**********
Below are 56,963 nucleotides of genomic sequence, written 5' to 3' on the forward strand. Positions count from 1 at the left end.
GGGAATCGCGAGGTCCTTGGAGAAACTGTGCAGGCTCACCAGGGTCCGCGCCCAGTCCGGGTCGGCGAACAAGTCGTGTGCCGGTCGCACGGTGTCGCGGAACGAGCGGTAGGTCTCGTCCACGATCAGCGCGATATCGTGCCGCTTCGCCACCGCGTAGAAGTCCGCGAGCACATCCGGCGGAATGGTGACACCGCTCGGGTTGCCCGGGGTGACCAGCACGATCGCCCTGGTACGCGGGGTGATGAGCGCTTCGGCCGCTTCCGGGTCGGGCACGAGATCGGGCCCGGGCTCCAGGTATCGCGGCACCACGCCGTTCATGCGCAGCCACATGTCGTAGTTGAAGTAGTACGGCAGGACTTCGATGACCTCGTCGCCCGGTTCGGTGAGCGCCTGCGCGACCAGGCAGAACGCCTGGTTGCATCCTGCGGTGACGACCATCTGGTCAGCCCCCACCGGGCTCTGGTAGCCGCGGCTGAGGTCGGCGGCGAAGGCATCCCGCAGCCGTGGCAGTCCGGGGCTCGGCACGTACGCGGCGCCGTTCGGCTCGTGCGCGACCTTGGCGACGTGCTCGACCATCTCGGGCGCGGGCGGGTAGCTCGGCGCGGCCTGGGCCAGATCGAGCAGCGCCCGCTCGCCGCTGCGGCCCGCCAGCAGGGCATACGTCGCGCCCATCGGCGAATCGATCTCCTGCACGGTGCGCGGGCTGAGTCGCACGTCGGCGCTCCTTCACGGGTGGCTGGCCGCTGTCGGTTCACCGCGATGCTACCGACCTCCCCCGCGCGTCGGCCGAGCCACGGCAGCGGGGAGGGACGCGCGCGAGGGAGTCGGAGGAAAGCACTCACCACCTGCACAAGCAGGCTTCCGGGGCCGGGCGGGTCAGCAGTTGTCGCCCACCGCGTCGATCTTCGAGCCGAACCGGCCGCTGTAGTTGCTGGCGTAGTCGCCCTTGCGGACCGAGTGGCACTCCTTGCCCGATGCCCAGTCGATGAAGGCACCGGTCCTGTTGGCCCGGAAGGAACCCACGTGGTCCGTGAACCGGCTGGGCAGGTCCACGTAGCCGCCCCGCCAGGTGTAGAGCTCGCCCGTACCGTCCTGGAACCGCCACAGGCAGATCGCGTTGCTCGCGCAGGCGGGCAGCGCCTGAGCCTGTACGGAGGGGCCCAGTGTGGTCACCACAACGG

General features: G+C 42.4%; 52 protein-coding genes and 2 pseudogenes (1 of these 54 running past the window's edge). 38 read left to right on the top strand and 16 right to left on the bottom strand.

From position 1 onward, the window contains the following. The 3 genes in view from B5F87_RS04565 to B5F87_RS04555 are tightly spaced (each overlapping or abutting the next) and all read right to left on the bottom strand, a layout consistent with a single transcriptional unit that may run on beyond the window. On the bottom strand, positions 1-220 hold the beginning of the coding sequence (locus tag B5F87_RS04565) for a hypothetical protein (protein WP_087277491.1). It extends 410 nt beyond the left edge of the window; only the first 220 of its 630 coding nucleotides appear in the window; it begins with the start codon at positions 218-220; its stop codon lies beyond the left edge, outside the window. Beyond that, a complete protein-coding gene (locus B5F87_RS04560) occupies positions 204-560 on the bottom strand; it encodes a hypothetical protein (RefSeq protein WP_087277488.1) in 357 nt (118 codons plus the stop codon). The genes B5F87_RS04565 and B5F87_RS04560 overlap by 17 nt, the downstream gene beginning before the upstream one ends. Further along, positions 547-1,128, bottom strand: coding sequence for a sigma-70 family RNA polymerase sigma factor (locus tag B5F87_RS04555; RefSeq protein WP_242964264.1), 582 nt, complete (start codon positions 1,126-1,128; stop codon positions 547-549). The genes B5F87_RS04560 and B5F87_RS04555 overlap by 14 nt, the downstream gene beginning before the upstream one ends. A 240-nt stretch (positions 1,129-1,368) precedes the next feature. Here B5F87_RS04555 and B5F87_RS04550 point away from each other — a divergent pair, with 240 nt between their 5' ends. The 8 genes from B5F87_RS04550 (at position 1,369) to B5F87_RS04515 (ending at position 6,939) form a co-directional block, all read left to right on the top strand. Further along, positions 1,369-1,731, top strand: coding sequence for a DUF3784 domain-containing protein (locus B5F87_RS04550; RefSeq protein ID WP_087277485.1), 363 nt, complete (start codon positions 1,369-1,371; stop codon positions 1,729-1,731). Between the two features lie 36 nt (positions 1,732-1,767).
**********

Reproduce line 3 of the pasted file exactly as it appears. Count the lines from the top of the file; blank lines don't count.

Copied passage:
General features: G+C 42.4%; 52 protein-coding genes and 2 pseudogenes (1 of these 54 running past the window's edge). 38 read left to right on the top strand and 16 right to left on the bottom strand.